The political party which lately lays claim to all things constitutional, even showboating by reading the damn thing from the House floor, loudly approves of the president deeming someone a terrorist and dispatching him without benefit of trial. Which is why they voted for the NDAA, an ominous codification of the imperial power of the presidency by a servile Congress.

The Republicans are not the friends of ordered liberty they claim to be. They are the Executive's slaves.

So what does that make you?


Friday, July 27, 2012

Ben Bernanke Sure Is Lucky

Somehow he got the European Central Bank to commit to quantitative easing for a change instead of having to do it again himself.

It buys Ben a bunch of time, and gives him cover during the perilous political season when direct Federal Reserve action would look especially political. Maybe it even frees him up to do a little bit more, on the theory that he can always credit any success we experience to European action, not to his, saying a rising tide lifts all boats, and rot like that.

Crafty devil.

Obama must be praying like hell it works long enough and well enough to keep everyone afloat for three more months.

Famous Spaniard Threatens Leaving Euro On Wednesday, ECB Moves On Thursday

And markets pop accordingly to finish the week, solely on a serious promise of coming central bank intervention.

As reported here on Wednesday the 25th, Spanish elder statesman Francisco Alvarez Cascos, former secretary-general of Spain’s ruling party, became the first major figure in Spain to openly suggest leaving the Euro, saying,

'This can’t go on for long, or we will have to think about leaving the euro before we are thrown out.'

Is it any coincidence that the European Central Bank "moved" on Thursday, as reported here?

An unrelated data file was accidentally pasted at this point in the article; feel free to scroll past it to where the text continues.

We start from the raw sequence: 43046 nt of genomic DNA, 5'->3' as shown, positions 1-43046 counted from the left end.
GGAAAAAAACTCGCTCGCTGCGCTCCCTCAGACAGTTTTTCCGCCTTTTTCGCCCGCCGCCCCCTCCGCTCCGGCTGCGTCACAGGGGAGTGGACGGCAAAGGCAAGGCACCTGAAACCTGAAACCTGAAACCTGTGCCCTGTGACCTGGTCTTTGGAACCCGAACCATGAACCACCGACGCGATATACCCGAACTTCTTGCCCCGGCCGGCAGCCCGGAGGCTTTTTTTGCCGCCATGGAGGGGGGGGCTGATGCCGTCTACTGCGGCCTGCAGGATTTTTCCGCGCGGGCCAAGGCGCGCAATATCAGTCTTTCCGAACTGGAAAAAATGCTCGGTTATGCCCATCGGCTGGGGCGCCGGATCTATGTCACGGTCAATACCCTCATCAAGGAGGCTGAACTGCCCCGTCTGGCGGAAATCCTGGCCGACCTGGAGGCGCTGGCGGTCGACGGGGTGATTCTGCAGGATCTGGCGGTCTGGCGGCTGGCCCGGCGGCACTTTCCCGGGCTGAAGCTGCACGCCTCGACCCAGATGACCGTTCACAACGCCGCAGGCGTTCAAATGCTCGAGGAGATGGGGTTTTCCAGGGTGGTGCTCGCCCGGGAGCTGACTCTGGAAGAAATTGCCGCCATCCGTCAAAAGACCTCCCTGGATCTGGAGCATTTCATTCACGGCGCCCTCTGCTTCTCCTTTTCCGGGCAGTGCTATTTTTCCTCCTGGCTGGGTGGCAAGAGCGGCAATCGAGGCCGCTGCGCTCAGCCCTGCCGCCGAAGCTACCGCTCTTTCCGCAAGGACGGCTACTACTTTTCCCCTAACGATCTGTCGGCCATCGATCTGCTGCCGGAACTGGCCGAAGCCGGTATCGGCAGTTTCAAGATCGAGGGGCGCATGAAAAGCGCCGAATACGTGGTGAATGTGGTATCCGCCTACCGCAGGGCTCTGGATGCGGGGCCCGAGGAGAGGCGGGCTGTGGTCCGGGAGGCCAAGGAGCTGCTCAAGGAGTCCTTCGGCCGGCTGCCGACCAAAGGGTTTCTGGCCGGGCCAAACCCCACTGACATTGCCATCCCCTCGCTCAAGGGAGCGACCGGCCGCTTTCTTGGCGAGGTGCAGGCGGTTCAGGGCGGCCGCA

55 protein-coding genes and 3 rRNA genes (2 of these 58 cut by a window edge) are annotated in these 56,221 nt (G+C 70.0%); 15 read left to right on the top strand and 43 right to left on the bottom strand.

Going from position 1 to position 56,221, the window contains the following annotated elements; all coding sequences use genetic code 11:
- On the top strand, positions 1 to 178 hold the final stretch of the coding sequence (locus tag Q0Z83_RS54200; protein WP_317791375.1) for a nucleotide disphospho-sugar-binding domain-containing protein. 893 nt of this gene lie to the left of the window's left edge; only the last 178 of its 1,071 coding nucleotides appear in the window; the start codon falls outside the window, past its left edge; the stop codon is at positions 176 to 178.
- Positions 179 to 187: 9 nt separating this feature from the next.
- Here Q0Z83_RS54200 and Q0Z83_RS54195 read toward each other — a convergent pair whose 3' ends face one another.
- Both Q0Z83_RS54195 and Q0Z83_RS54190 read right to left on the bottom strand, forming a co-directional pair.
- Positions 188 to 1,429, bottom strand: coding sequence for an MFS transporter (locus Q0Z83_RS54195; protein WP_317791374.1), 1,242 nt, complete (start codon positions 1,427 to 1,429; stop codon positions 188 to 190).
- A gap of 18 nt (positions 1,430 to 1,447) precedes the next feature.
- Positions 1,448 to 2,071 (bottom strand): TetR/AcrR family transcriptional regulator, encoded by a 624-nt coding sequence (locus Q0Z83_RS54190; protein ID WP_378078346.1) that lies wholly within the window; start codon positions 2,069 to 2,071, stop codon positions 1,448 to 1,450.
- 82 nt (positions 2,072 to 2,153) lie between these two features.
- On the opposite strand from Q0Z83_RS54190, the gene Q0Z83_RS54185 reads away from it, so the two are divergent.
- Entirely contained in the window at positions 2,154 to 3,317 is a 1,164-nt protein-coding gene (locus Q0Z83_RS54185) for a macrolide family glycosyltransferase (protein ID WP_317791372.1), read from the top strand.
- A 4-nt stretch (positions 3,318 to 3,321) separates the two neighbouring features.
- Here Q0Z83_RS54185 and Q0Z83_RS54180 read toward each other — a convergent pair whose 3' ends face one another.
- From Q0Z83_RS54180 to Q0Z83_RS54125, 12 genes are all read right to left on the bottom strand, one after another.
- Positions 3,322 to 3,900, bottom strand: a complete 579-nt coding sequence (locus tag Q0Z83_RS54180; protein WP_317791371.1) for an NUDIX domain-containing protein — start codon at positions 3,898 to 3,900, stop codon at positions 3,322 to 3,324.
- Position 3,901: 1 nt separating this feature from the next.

'Mario Draghi, the ECB president, vowed to do "whatever it takes" to save the euro within limits of its mandate. "Believe me, it will be enough," he said in London.

'Picking codewords instantly understood by traders, Mr Draghi said the violent spike in bond yields in recent days was hampering "the functioning of the monetary policy transmission channels" - the exact expression used to justify each of the ECB's previous market interventions.'

It was bad enough that ousted Italian leader Silvio Berlusconi had been openly suggesting in recent weeks that Italy should think seriously about whether it ought to continue in the Euro. To put that on the table in Europe's third largest economy was a serious sign that events were turning. Now joined by a similar suggestion in the fourth largest economy in Europe, the ECB had to act to stanch the wound.

The bond markets are forcing everyone to do what they do not want to do, but they will have their say, one way or another.

Q2 2012 Anemic GDP Nearly Swallowed Whole By June's Debt Service Payment

WTOP reports the annualized dollar figure for Q2 2012 GDP at almost $118 billion, here:

Current-dollar GDP increased at an annual rate of $117.6 billion in the second quarter to $15.6 trillion.

Unfortunately, interest payments on the public debt swelled in June to nearly $104 billion:

The debt service shark just chomped the thing down, leaving the head and shoulders on the beach.

"If I Stop Eating The Unemployed I'll Be Just A Regular Bastard"

Q2 2012 GDP, First Estimate, Up Only 1.5 Percent. Q1 Revised Up To 2 Percent.

The Bureau of Economic Analysis report may be found here. The customary summer revision of the data going back several years is also part of the release, here.

The revised real GDP numbers going back to 2008 are something of a stunner, revealing no real GDP growth in any year from 2008 at 2.5 percent or above.

I am reminded of this statement attributed to Ben Bernanke three years ago today at Reuters, here: